Jul 09, 2013
ASCOconnection.org welcomes a new commentator—S. Yousuf Zafar, MD, MHS, is an Assistant Professor and gastrointestinal oncologist at Duke Cancer Institute. He is a faculty member at the Duke Clinical Research Institute and Director of Health Policy at the Center for Learning Health Care. Dr. Zafar is also a health services researcher with interests in the cost of care and how costs affect patients with cancer. His current work in this arena is focused on patient preferences regarding cost-related communication and decision-making. Dr. Zafar serves on ASCO’s Health Disparities and Clinical Practice Guideline Committees.
AC: What drew you to oncology?
Dr. Zafar: First, the patients. As oncologists, we go through a lot together with patients and their families. Dr. Jamie Von Roenn wrote a memorable piece on ASCOconnection.org about the reaction she got from someone who discovered she was an oncologist (“Oh, that must be so hard!”). Her piece resonated with me—as I’m sure it did with most oncologists—because no one else can understand how rewarding those relationships can be.
Second, the research. I concentrated in sociology in college, and since then, developed an interest in the social interactions that underlie everything we do in medicine. As a health services researcher, I can tap into my inner sociologist when asking questions about how we make decisions about care.
AC: What is your current health services research about?
Dr. Zafar: I’m interested in how the cost of cancer care affects patients. We are living a defining moment in health care delivery, and not a day goes by without new analyses of the Affordable Care Act’s impact. But what can get lost in all the high-level debate is how patients with cancer, day after day, struggle with bills despite having insurance. If we can find a way to identify these patients faster and get them some help, might we improve their lives and their cancer care along the way?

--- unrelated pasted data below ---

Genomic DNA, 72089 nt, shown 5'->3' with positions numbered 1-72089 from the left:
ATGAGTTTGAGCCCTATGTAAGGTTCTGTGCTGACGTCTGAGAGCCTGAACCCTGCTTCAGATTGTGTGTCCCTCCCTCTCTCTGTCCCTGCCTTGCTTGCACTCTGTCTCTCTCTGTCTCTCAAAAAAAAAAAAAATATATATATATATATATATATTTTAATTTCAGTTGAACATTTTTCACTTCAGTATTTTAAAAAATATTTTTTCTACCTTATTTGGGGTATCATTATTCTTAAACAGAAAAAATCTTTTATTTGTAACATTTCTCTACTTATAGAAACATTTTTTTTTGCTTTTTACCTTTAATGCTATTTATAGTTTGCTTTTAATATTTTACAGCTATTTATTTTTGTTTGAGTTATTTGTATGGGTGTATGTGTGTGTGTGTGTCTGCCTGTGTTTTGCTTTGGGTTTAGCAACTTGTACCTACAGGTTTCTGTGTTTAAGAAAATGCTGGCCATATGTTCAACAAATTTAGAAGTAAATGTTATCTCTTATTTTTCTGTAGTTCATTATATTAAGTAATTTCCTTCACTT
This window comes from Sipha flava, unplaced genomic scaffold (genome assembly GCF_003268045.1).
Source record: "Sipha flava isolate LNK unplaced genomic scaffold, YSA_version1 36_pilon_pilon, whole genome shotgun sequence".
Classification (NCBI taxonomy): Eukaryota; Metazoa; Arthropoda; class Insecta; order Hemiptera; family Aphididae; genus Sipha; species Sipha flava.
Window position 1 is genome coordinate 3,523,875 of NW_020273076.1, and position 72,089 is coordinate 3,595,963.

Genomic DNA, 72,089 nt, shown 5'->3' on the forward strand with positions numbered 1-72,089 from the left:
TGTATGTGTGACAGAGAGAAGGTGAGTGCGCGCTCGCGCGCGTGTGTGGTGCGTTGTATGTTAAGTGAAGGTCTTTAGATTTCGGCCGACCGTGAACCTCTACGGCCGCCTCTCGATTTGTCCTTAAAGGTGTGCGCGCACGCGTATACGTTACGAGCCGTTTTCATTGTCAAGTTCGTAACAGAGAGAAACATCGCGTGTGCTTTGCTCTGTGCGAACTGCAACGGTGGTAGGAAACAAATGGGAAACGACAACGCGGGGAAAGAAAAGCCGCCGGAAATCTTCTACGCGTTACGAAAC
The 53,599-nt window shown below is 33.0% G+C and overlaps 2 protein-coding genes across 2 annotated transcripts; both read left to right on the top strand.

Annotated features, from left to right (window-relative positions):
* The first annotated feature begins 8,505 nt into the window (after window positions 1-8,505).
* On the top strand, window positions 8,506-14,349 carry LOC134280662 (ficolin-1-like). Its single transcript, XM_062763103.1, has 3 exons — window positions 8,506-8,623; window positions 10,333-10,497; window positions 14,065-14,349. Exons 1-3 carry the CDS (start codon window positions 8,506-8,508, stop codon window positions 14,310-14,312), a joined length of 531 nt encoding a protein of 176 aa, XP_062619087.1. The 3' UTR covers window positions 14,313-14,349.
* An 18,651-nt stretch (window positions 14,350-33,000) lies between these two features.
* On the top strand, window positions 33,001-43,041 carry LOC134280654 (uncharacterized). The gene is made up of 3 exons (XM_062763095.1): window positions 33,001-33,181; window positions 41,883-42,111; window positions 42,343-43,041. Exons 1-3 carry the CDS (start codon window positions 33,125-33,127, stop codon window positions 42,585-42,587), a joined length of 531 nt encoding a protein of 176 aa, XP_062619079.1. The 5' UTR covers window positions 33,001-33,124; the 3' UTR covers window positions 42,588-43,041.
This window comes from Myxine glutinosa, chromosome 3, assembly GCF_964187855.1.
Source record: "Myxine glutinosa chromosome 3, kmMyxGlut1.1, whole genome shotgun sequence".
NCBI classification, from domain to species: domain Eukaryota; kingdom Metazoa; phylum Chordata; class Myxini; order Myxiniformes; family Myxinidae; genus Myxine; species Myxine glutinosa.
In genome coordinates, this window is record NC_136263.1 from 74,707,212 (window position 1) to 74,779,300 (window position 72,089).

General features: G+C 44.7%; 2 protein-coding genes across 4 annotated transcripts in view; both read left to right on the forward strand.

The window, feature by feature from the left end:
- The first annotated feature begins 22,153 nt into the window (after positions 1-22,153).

AC: Why did you want to become a columnist on ASCOconnection.org?
Dr. Zafar: I read some fantastic posts by current bloggers, and I realized this was a wonderful opportunity to write about cancer in a different voice than what I’m used to in journal articles. Posts on ASCOconnection.org are often personal in style and content, and that’s a great strength.
AC: What should readers look forward to with your commentary?
Dr. Zafar: I will likely write more on costs and cancer care, but I also want to share my thoughts as a medical oncologist. In clinic we experience such a tremendous range of emotions; writing about these experiences in this public format can be intimidating, but it can also be validating when someone responds to a post with a comment like, “I’ve been in that very situation.”
AC: You’re on Twitter (follow Dr. Zafar @yzafar), so in 140 characters tell us what your average day is like?
Dr. Zafar: What’s an average day? #NothingAverageAboutOncology
AC: When you’re not working, what are some things you like to do in your free time?
Dr. Zafar: I have a four-year-old daughter with boundless energy and an amazing sense of humor. When I’m not spending time with my daughter and my wife, who is also a gastrointestinal oncologist (yes, there’s a blog post in there somewhere), I love taking photographs. I spend as much time as possible combining travel and photography.
AC: Anything else you’d like to add?
Dr. Zafar: I’m excited to be among a great group of ASCOconnection.org bloggers, and I’m looking forward to making continuing contributions to the site. I hope I can live up to their standards!